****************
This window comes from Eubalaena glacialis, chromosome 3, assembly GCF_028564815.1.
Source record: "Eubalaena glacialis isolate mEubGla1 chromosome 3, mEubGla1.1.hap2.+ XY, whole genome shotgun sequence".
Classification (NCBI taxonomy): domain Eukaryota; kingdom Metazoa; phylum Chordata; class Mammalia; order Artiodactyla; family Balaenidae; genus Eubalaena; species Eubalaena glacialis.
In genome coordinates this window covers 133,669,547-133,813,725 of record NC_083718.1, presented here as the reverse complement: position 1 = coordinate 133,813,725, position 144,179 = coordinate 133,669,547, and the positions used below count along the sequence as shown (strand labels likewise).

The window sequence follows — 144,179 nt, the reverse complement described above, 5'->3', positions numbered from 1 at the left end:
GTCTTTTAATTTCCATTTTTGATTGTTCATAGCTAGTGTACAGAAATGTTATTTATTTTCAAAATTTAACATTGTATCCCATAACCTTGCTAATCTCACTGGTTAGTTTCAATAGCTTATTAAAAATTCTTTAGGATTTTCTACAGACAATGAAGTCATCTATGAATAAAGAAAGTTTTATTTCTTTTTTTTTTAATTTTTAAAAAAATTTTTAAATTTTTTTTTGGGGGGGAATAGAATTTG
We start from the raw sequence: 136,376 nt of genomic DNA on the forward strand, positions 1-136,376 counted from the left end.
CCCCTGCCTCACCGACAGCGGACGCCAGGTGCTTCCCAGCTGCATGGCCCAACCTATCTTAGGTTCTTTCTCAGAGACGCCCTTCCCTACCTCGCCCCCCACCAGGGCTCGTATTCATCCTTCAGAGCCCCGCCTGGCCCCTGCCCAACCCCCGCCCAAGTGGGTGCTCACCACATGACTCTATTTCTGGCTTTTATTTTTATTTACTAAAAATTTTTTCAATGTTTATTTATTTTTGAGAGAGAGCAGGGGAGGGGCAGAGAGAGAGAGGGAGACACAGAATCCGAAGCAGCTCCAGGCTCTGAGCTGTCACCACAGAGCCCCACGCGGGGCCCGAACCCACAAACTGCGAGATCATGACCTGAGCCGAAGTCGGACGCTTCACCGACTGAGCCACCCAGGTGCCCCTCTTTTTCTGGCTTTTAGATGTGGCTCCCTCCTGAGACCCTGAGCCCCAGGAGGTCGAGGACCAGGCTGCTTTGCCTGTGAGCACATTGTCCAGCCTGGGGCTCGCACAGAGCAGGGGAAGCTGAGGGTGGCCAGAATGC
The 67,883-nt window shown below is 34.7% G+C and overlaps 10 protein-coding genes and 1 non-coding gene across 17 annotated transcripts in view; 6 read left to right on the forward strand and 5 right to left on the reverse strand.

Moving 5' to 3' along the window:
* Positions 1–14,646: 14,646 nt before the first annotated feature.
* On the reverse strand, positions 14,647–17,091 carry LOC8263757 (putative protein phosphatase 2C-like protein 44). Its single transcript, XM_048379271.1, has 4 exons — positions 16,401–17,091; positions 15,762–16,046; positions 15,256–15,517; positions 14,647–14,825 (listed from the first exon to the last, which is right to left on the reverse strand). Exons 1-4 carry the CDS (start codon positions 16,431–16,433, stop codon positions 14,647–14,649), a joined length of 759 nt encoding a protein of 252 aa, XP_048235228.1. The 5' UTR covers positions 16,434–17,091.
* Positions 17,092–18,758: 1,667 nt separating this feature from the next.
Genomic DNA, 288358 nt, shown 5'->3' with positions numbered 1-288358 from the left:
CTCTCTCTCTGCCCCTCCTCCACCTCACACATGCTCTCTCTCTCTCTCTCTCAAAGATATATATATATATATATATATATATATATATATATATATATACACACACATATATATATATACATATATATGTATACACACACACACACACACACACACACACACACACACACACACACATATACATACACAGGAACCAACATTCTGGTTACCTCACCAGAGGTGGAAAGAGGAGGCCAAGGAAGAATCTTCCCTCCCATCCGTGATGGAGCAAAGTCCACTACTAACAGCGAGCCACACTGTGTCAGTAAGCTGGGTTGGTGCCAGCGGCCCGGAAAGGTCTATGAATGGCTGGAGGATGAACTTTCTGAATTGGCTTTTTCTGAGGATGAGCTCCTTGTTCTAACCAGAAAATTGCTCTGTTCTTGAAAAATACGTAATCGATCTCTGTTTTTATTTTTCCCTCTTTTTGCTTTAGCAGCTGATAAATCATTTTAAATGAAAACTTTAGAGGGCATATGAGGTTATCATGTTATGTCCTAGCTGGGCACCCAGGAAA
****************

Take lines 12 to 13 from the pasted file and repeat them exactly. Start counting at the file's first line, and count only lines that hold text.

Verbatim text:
* On the reverse strand, positions 14,647–17,091 carry LOC8263757 (putative protein phosphatase 2C-like protein 44). Its single transcript, XM_048379271.1, has 4 exons — positions 16,401–17,091; positions 15,762–16,046; positions 15,256–15,517; positions 14,647–14,825 (listed from the first exon to the last, which is right to left on the reverse strand). Exons 1-4 carry the CDS (start codon positions 16,431–16,433, stop codon positions 14,647–14,649), a joined length of 759 nt encoding a protein of 252 aa, XP_048235228.1. The 5' UTR covers positions 16,434–17,091.
* Positions 17,092–18,758: 1,667 nt separating this feature from the next.